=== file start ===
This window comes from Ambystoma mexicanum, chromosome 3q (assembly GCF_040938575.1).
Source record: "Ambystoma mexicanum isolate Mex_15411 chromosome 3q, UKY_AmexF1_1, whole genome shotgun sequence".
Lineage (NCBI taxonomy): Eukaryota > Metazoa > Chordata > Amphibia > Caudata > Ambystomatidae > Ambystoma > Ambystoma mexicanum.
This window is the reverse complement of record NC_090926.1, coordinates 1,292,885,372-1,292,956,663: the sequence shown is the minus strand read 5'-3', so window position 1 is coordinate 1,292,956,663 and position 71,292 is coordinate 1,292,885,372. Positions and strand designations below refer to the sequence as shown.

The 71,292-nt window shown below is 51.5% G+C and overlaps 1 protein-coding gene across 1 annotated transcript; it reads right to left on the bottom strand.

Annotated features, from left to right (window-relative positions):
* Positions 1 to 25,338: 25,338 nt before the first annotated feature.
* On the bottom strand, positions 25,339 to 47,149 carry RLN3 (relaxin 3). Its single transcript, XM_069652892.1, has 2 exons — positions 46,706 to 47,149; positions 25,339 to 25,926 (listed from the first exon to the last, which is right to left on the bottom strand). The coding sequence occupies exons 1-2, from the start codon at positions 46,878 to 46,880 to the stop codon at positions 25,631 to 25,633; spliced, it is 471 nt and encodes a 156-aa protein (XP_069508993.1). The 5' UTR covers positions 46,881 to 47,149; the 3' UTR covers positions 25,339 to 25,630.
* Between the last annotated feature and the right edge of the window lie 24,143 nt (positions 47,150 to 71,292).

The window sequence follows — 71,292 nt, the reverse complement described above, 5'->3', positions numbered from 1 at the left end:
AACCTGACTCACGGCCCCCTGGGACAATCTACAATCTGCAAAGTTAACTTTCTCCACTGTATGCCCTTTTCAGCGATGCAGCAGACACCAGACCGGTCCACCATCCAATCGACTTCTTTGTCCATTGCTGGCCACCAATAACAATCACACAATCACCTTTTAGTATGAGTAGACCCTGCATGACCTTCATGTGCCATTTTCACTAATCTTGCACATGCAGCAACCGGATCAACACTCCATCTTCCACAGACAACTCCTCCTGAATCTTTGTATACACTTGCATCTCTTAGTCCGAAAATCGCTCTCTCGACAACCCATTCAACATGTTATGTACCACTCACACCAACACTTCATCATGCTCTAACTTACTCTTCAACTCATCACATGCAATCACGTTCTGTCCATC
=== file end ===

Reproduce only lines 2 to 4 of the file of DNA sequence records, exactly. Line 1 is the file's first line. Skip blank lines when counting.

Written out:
Source record: "Ambystoma mexicanum isolate Mex_15411 chromosome 3q, UKY_AmexF1_1, whole genome shotgun sequence".
Lineage (NCBI taxonomy): Eukaryota > Metazoa > Chordata > Amphibia > Caudata > Ambystomatidae > Ambystoma > Ambystoma mexicanum.
This window is the reverse complement of record NC_090926.1, coordinates 1,292,885,372-1,292,956,663: the sequence shown is the minus strand read 5'-3', so window position 1 is coordinate 1,292,956,663 and position 71,292 is coordinate 1,292,885,372. Positions and strand designations below refer to the sequence as shown.